A more academic version of Wolf’s End of America. Liberty Under Attack is a collection of essays by prominent scholars, journalists, historians, and activists detailing how the Bush administration has undermined American civil liberties. They outline how the measures we’ve allowed the administration to take in the name of national security will ultimately prove counterproductive and don’t really protect us from future terrorism. We have allowed ourselves to become subject to increasing invasions of personal privacy (unwarranted wiretaps, anyone?), Executive control over the judiciary (remember Harriet Miers?), and a non-free press (remember the 30-second access to Sarah Palin’s “meetings” with foreign leaders?).
The Shock Doctrine, by Naomi Klein
I have not actually read this one yet, but based on the continual references to it in the progressive media, I include it on the list. Klein shows how certain elements of our political system use disasters – whether orchestrated or not – to reshape the world in their favor. She shows how the highly-revered idea of the “free market” has actually allowed politicians to exploit their citizens during times of shock and violence. She details how our leaders have used such disasters to bring about radical privatization throughout the world, to the detriment of the people.
I look forward to reading it, and I hope you read it too!
No Got but God, by Reza Aslan
In this post 9/11 world, every American must read this book. Especially given all the hoopla and misinformation about whether or not Obama was a Muslim (secret or otherwise).
Goodreads has an excellent synopsis:
“Aslan paints a portrait of the first Muslim community as a radical experiment in religious pluralism and social egalitarianism. He demonstrates how, after the Prophet’s death, his successors attempted to interpret his message for future generations–an overwhelming task that fractured the Muslim community into competing sects. Finally, Aslan examines how, in the shadow of European colonialism, Muslims developed conflicting strategies to reconcile traditional Islamic values with the realities of the modern world, thus launching what Aslan terms the Islamic Reformation. Timely and persuasive, No god but God is an elegantly written account of a magnificent yet misunderstood faith. “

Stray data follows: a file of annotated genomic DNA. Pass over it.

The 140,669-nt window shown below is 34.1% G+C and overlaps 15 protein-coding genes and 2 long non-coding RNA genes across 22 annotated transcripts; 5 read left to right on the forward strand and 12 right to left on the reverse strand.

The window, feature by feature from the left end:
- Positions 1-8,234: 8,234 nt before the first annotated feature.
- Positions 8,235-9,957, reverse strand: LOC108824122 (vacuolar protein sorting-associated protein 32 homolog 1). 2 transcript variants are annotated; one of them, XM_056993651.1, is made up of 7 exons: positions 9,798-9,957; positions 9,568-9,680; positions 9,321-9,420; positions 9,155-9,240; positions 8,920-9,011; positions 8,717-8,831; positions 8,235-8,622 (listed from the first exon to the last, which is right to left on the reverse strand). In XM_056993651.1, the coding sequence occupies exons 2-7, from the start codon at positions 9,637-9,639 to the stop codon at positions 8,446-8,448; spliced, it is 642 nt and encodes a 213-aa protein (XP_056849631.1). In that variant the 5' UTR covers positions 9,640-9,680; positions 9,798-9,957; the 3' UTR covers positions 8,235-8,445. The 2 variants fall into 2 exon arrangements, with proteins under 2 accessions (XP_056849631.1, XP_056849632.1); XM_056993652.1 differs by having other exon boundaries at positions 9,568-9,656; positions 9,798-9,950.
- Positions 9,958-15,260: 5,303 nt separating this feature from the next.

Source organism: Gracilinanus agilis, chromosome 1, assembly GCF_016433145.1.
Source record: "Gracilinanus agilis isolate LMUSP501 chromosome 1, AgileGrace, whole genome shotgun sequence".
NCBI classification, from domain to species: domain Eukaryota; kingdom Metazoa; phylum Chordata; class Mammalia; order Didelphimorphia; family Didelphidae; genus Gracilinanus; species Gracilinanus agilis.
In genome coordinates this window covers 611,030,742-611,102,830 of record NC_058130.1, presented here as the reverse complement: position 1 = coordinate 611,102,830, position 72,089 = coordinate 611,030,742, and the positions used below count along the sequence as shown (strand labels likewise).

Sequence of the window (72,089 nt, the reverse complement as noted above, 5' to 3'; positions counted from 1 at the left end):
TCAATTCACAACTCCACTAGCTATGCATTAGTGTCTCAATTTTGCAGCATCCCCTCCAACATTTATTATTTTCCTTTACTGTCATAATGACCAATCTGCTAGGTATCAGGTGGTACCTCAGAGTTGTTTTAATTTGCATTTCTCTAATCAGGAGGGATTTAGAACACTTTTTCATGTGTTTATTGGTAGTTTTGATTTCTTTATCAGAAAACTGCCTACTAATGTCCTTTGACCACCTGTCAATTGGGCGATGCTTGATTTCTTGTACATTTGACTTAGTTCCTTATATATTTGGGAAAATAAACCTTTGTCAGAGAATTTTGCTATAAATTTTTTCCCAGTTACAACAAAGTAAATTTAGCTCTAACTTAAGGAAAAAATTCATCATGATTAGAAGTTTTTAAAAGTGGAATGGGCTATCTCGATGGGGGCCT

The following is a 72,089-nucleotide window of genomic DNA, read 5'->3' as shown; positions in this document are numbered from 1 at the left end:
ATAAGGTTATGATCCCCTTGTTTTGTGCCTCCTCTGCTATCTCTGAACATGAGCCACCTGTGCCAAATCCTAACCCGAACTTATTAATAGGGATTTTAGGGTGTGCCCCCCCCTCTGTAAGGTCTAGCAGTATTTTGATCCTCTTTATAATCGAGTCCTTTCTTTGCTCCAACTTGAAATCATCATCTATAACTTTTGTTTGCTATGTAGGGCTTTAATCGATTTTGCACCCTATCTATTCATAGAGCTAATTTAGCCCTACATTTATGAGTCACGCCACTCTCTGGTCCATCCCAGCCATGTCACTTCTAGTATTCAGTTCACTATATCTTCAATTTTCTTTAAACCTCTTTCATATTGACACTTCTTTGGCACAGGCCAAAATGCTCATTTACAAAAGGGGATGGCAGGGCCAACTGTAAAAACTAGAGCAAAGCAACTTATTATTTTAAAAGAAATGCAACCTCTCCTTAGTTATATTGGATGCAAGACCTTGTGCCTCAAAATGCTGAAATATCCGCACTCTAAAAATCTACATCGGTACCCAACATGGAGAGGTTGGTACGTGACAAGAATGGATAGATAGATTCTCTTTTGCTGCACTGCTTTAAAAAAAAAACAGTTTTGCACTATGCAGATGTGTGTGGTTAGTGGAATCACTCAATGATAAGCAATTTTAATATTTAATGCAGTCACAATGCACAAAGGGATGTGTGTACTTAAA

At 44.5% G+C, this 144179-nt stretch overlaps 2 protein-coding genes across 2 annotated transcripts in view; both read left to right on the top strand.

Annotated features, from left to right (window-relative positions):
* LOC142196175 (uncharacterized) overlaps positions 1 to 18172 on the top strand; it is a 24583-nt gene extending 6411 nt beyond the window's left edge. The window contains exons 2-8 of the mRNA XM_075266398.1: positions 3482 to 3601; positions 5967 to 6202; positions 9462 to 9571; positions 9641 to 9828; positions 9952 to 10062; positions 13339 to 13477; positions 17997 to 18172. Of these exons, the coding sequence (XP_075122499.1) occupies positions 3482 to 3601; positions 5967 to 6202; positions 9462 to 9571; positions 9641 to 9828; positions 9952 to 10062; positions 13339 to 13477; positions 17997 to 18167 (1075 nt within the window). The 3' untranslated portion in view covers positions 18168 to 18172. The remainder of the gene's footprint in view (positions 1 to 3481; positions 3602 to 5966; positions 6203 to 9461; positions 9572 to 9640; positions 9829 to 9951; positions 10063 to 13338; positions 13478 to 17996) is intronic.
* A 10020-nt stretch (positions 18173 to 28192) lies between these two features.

This book was so amazing, it made me feel like converting to Islam! Aslan is an incredible scholar. If you’ve never seen him on tv, it’s worthwhile to look him up on past clips from Daily Show at Comedy Central’s website.
Reading Lolita in Tehran, by Azar Nafisi
I expected something quite different from this book. Instead of merely a tale of a women’s secret book club, Nafisi paints a brilliant picture of the Iranian revolution. She brilliantly blends her memoirs of pre- and post-revolution Iran with literary analysis of famous authors such as Nabokov and Joyce.
With our current administration huffing and puffing so much about Iran, we should all read this book to see a real image of real Iranian citizens. Too many of us forget – or never knew in the first place – that until not that long ago, Iran was a flourishing, secular society full of intellectuals and artists.
On Liberty, by John Stuart Mill
As I described in a previous post, Mill’s great discussion in this work is the idea of intellectual discourse – that we should be able to disagree, but intelligently be able to share our differing views without disintegrating into the bluster of “you’re either for us or against us” mentality. I read this long ago, in a press ethics course, so my memories are too hazy to really provide more of a review here. But perhaps it’s time to pick it up again.
The Marx-Engels Reader, by Friedrich Engels
If we as a country are going to bandy about the term “socialist” as an insult, then we need to read a bit from the horse’s mouth (and realize that socialism does NOT equal Soviet communism). My well-worn copy is full of dogears and highlighted passages. I was a politically and globally naïve girl from insulated Orange County when I read it, and it revolutionized my view of the world. Don’t believe the hype: check it out for yourself.